E.Con Special Series—Part One: Automated e-Commerce—Are We Ready?
- Apr 14, 2015
Contributing Editor Erica Rascon presents a two-part series of reports on e-commerce based on discussions that took place as part of NAIOP’s E.Con conference in March.
Convenience is the backbone of e-commerce. As consumer expectations for same day and next day delivery continue to rise, retailers are seeking creative and cost-effective strategies for faster fulfillment and delivery. Automation is playing a growing role in these strategies, but experts are contesting its adaptability and value.
When it comes to fulfillment, the ebb and flow of demand brings the practicality of automation into question.
Bryan Jensen, vice president of St. Onge Co., explained the dilemma to NAIOP E.Con attendees: “Automation does remove labor, but it also has to provide throughput; you have to hit the peak of that peak,” he said. “Average bucks will get you average automation and average throughput. You want maximum throughput? You want next day delivery on Dec. 20th? You’ve got to spend maximum dollars. Can you get automation to cover the peak’s costs effectively?”
Now and within the next five years, the answer for most companies is no.
“Each robot can replace about two-thirds of staff,” Jensen observed. “Let’s take manual operations that need 300 workers average but 900 needed at peak. That’s a lot of workers to bring in temporarily.” Yet with an automated operation, there may only be a need for 200 workers, and 600 at peak. “That means 400 peak robots that I only need for three weeks, whereas if I bring in 600 workers, I hire them for 10 weeks. Start thinking about the numbers that go into those finances: If a robot is $30,000 each, that’s $12 million just for the robots before you even start running them, before you start putting all those shelves over them that cost about $900 to $1,000 per shelf unit.” Compared to the $1.2 million cost for temporary labor, “even with all of the attrition, you start to have a 10-year or 12-year payback period for robots.”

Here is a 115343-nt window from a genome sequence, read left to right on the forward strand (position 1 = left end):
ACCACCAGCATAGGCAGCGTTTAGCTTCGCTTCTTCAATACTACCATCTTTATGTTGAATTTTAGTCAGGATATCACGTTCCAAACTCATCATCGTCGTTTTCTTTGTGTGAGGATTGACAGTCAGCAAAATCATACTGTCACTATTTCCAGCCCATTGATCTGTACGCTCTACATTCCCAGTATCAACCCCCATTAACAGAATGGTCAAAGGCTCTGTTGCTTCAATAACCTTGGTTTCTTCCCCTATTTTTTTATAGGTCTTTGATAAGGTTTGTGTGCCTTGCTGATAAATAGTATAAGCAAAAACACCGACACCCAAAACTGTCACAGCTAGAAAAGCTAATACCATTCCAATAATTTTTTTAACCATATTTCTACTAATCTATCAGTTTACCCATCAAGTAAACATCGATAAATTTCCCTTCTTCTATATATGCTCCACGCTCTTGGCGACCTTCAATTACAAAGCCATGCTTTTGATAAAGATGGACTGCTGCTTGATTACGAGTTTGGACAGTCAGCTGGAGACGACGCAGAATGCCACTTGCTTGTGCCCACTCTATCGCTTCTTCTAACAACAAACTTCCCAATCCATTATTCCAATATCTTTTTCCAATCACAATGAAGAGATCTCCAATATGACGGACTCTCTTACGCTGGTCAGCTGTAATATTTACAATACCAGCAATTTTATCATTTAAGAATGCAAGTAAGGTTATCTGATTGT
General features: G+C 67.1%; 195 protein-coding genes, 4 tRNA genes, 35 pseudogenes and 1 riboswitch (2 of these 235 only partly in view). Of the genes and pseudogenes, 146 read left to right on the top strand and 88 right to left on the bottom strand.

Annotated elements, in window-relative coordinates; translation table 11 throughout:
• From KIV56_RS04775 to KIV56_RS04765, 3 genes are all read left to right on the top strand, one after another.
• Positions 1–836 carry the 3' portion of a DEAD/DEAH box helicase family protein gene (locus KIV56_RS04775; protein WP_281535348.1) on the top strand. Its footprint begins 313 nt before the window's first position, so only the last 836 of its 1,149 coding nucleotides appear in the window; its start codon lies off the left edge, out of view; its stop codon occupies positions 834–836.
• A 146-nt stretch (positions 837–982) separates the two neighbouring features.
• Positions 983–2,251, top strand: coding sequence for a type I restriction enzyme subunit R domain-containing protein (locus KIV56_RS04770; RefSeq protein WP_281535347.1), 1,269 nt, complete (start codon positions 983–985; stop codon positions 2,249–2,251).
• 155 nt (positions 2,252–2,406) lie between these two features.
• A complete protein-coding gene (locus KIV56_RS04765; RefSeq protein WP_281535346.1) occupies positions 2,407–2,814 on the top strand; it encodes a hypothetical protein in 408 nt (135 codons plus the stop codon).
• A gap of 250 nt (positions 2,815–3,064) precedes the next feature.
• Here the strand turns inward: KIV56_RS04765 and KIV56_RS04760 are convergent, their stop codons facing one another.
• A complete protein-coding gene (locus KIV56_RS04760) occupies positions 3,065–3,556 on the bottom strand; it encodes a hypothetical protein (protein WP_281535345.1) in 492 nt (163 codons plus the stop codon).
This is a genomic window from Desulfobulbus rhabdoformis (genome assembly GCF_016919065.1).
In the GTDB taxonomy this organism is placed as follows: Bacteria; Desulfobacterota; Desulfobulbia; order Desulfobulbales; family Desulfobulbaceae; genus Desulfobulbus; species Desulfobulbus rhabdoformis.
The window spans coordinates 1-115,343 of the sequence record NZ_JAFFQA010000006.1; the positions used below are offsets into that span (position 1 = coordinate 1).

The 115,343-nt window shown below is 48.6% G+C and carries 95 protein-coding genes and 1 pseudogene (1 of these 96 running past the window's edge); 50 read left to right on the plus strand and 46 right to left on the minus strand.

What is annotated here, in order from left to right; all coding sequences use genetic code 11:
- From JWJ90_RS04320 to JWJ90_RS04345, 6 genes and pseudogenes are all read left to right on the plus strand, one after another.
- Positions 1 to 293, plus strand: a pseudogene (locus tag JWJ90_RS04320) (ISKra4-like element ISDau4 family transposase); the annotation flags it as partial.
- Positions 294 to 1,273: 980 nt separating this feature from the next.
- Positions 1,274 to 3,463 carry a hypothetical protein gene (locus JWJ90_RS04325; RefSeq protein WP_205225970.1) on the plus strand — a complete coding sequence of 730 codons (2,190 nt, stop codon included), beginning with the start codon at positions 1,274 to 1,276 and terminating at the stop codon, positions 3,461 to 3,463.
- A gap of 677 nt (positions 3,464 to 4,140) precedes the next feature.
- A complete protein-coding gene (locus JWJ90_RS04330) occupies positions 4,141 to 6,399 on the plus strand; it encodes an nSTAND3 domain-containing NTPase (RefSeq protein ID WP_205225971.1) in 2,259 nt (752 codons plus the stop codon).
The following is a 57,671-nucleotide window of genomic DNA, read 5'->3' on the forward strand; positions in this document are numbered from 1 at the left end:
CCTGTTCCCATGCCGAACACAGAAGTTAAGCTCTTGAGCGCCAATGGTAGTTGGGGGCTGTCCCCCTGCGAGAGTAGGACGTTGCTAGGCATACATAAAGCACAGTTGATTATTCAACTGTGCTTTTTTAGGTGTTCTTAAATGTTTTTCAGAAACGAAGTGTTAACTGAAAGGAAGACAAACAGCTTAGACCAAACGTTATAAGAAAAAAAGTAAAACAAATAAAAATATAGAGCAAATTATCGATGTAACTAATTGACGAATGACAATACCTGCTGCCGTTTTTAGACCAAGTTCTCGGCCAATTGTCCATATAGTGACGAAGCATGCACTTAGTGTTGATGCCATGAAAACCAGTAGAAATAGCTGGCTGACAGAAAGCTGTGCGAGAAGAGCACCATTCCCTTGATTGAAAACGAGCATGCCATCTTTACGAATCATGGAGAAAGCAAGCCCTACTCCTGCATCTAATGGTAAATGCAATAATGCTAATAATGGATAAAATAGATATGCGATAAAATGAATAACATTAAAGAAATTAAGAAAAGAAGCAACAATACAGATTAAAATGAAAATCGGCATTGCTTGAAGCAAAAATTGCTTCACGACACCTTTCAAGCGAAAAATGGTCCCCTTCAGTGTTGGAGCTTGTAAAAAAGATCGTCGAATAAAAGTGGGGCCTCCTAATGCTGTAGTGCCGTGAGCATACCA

The costs don’t stop with the purchase of robotic equipment. Vastly automated distribution centers require better insulation and cooling, which means higher construction and operationing costs. In addition, the robots need maintenance and technology upgrades, both of which add variable costs.
Until the costs for machines and their maintenance decrease—or the cost of hiring and training temporary labor increases—automation’s greater distribution center efficiency will come at a high price.
Automation may be better suited for the delivery system, as several companies have already found ways to integrate automation into interstate travel and reduce costs. Yet there, too, it has been slow to catch on.
Four years ago, Google began to test convoys of electronic and hybrid unmanned vehicles. The trucks reduced fuel consumption by riding in the wake of the other vehicles in the convoy. These experiments came as the result of a growing shortage of CDL truckers and as an initiative to make transportation greener and more efficient. Years later, the program has yet to gain popularity. A lack of cooperation from the Department of Transportation poses one hindrance; investor and company distrust of the unfamiliar poses another.
Last-mile automated delivery has faced similar setbacks. CityCargo delivers product to inner-city retail locations and customers by repurposing existing infrastructure. Product is shipped from distribution centers to tram stations via electronic cars. It is then loaded and shipped via existing city tram rails. The last mile is carried out upon normal roads via unmanned electronic vehicles. CityCargo makes use of existing infrastructure and fuel-efficient unmanned vehicles to expedite delivery, reduce costs and drive a high level of hands-off movement in the final mile. The CityCargo concept is more than a decade old, so why hasn’t it gained more traction?
“At the end of the day, the final mile costs—when weighed against conventional thinking and what people were comfortable with—gave way to them,” said Jensen.
Drones will encounter a similar fate if the public does not re-evaluate its relationship with robotics. While they re a viable alternative for last-mile delivery, few people are comfortable with the idea of drones flying through their cities and towns. And investors find them both costly and too unpredictable in their interference with humans.
There are other setbacks, as well. Drones have tight restrictions on flight zones and times. Furthermore, product size and weight variables require a fleet of drone sizes and logistical planning software that is still underdeveloped.
For now, costs and human behavior restrict automation to a limited role in e-commerce fulfillment and distribution. It is unclear how long those hindrances will prevent the industry from becoming predominantly automated.
“In the next five years, we’ll ask the question again,” said Jensen. “It’s a matter of timing. One hundred years from now, nothing will look like it does now.”
Part Two of the series, “The Trillion-Dollar Industry,” addressed last-mile delivery.